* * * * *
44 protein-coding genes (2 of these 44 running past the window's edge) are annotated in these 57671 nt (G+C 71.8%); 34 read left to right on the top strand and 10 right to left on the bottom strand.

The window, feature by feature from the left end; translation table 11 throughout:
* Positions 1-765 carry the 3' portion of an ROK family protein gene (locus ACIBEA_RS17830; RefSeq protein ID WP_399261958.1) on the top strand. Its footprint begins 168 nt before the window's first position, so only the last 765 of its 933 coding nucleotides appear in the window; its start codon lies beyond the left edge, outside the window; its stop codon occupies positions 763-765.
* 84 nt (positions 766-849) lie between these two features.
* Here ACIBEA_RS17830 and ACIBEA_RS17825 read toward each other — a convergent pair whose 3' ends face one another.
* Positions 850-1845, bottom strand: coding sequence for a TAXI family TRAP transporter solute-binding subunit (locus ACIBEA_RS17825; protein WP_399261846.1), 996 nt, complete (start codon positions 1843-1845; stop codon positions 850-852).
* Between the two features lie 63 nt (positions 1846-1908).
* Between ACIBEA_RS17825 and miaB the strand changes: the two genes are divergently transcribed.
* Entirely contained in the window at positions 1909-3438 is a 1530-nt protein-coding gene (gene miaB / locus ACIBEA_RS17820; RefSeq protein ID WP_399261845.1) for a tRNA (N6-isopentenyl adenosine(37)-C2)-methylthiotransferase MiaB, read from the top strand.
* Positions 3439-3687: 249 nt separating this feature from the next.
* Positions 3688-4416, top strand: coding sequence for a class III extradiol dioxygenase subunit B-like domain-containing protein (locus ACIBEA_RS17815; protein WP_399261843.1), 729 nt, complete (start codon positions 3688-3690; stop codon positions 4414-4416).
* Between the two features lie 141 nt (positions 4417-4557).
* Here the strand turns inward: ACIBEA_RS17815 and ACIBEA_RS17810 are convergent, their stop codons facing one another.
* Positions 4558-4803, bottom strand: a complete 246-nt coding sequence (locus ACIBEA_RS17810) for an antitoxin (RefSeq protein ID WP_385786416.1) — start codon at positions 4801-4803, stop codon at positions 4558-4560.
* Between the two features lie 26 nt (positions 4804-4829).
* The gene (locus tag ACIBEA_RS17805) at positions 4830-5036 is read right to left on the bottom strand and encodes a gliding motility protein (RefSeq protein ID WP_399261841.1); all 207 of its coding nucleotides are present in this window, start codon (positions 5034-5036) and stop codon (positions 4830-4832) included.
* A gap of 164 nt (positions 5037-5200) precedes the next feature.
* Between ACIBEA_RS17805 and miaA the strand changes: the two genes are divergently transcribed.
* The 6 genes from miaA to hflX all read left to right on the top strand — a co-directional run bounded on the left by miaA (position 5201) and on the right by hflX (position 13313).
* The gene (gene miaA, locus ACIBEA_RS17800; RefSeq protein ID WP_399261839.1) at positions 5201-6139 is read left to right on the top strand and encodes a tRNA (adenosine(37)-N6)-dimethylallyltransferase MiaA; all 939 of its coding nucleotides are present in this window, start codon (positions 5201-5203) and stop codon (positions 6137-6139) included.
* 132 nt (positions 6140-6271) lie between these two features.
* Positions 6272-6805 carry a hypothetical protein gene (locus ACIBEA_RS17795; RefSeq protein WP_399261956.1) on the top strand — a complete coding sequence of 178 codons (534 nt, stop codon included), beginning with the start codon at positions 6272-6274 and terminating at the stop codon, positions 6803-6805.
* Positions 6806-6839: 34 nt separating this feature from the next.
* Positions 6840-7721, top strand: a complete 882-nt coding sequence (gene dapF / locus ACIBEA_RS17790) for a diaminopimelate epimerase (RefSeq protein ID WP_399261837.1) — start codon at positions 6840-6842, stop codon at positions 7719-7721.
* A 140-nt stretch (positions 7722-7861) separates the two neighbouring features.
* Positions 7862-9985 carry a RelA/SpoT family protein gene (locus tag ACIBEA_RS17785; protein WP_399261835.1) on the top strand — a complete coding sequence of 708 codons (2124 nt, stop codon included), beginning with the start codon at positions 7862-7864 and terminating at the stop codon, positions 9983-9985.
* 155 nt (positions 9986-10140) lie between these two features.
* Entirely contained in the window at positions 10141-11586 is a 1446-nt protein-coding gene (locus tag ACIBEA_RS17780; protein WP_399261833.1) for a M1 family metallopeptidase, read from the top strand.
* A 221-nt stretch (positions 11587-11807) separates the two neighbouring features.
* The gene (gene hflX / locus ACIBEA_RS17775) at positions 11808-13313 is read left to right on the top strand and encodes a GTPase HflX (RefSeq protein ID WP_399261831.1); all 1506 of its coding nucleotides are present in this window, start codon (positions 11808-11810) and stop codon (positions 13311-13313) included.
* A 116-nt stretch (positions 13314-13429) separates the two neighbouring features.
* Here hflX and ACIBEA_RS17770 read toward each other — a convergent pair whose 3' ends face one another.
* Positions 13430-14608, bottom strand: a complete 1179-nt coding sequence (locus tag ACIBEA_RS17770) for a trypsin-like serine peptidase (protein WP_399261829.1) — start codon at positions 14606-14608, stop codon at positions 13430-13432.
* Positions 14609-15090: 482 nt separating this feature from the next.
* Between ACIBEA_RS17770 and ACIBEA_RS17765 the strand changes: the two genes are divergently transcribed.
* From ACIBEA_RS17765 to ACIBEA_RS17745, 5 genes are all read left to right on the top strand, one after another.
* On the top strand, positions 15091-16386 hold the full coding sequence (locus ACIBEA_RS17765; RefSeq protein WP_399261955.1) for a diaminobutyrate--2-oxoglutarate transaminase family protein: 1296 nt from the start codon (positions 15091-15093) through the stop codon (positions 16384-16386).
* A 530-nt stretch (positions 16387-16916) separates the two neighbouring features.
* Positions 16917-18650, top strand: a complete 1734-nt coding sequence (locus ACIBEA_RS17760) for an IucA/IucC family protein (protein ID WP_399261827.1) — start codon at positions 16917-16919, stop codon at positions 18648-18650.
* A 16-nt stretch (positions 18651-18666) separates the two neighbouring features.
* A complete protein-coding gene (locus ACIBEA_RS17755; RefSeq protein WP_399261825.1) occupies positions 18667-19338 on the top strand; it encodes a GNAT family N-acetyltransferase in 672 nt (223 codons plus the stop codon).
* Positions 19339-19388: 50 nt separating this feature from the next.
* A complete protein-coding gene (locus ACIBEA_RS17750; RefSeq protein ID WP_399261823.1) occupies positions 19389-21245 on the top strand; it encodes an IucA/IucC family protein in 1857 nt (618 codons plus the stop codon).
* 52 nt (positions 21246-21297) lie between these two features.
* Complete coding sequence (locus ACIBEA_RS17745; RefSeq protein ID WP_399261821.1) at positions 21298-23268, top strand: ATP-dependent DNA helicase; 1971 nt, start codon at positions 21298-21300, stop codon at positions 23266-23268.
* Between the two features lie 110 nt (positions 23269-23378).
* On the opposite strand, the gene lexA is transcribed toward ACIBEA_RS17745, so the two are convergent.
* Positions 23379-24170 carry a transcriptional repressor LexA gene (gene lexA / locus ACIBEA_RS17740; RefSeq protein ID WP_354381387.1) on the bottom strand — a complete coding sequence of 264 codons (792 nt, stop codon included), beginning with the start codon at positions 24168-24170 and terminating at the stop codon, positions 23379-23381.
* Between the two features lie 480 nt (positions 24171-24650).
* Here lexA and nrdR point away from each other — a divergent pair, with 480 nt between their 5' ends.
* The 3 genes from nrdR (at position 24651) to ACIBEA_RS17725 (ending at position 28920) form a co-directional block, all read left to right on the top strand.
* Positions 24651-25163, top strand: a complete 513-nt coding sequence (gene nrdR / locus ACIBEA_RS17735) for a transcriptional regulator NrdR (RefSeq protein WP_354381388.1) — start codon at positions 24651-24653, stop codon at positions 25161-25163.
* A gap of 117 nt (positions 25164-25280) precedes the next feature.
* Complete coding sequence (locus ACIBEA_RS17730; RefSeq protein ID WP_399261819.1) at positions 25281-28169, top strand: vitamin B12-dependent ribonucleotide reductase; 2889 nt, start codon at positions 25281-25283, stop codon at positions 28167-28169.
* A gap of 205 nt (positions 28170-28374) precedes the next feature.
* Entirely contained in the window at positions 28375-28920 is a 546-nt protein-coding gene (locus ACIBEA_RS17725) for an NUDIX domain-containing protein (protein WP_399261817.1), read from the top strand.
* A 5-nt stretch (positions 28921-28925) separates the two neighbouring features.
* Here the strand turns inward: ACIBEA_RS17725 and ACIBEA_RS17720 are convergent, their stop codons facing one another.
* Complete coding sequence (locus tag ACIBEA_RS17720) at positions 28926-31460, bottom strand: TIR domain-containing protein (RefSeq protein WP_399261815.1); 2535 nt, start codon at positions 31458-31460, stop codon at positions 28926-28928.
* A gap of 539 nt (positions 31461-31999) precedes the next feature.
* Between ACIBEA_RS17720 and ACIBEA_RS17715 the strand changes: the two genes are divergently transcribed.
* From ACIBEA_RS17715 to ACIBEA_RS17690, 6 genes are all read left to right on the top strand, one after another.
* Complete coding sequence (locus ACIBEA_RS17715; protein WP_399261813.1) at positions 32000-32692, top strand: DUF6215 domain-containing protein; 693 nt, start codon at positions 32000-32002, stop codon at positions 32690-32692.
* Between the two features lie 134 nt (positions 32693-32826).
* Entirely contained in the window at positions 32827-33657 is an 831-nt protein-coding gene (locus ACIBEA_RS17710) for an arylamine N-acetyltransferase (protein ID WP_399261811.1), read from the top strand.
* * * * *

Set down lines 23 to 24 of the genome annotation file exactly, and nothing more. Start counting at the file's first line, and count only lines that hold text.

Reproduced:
* Positions 6806-6839: 34 nt separating this feature from the next.
* Positions 6840-7721, top strand: a complete 882-nt coding sequence (gene dapF / locus ACIBEA_RS17790) for a diaminopimelate epimerase (RefSeq protein ID WP_399261837.1) — start codon at positions 6840-6842, stop codon at positions 7719-7721.